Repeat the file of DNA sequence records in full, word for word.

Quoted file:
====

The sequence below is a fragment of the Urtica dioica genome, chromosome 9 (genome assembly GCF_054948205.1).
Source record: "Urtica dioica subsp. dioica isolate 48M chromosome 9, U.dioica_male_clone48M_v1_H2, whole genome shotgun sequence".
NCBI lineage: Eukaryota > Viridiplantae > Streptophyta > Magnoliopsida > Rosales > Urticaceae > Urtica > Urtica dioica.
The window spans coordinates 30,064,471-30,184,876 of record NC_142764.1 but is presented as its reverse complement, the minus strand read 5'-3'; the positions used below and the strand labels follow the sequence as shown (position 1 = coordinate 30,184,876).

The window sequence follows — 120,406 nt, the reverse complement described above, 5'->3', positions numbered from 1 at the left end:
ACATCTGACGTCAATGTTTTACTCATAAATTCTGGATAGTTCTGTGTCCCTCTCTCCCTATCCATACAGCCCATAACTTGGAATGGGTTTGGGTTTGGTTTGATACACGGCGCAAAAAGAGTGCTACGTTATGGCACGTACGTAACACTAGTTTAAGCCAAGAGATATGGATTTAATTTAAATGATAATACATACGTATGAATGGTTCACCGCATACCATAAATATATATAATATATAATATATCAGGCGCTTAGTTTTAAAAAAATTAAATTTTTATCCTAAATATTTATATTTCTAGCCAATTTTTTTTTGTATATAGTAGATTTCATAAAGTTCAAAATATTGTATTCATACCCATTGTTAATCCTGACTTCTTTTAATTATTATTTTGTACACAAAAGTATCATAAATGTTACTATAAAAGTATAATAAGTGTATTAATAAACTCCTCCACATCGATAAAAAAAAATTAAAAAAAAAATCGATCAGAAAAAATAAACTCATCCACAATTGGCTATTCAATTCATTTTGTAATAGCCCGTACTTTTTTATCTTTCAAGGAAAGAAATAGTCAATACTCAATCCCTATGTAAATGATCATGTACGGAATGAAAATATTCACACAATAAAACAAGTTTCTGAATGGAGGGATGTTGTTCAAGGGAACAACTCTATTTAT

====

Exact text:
The sequence below is a fragment of the Urtica dioica genome, chromosome 9 (genome assembly GCF_054948205.1).
Source record: "Urtica dioica subsp. dioica isolate 48M chromosome 9, U.dioica_male_clone48M_v1_H2, whole genome shotgun sequence".
NCBI lineage: Eukaryota > Viridiplantae > Streptophyta > Magnoliopsida > Rosales > Urticaceae > Urtica > Urtica dioica.
The window spans coordinates 30,064,471-30,184,876 of record NC_142764.1 but is presented as its reverse complement, the minus strand read 5'-3'; the positions used below and the strand labels follow the sequence as shown (position 1 = coordinate 30,184,876).

The window sequence follows — 120,406 nt, the reverse complement described above, 5'->3', positions numbered from 1 at the left end:
ACATCTGACGTCAATGTTTTACTCATAAATTCTGGATAGTTCTGTGTCCCTCTCTCCCTATCCATACAGCCCATAACTTGGAATGGGTTTGGGTTTGGTTTGATACACGGCGCAAAAAGAGTGCTACGTTATGGCACGTACGTAACACTAGTTTAAGCCAAGAGATATGGATTTAATTTAAATGATAATACATACGTATGAATGGTTCACCGCATACCATAAATATATATAATATATAATATATCAGGCGCTTAGTTTTAAAAAAATTAAATTTTTATCCTAAATATTTATATTTCTAGCCAATTTTTTTTTGTATATAGTAGATTTCATAAAGTTCAAAATATTGTATTCATACCCATTGTTAATCCTGACTTCTTTTAATTATTATTTTGTACACAAAAGTATCATAAATGTTACTATAAAAGTATAATAAGTGTATTAATAAACTCCTCCACATCGATAAAAAAAAATTAAAAAAAAAATCGATCAGAAAAAATAAACTCATCCACAATTGGCTATTCAATTCATTTTGTAATAGCCCGTACTTTTTTATCTTTCAAGGAAAGAAATAGTCAATACTCAATCCCTATGTAAATGATCATGTACGGAATGAAAATATTCACACAATAAAACAAGTTTCTGAATGGAGGGATGTTGTTCAAGGGAACAACTCTATTTAT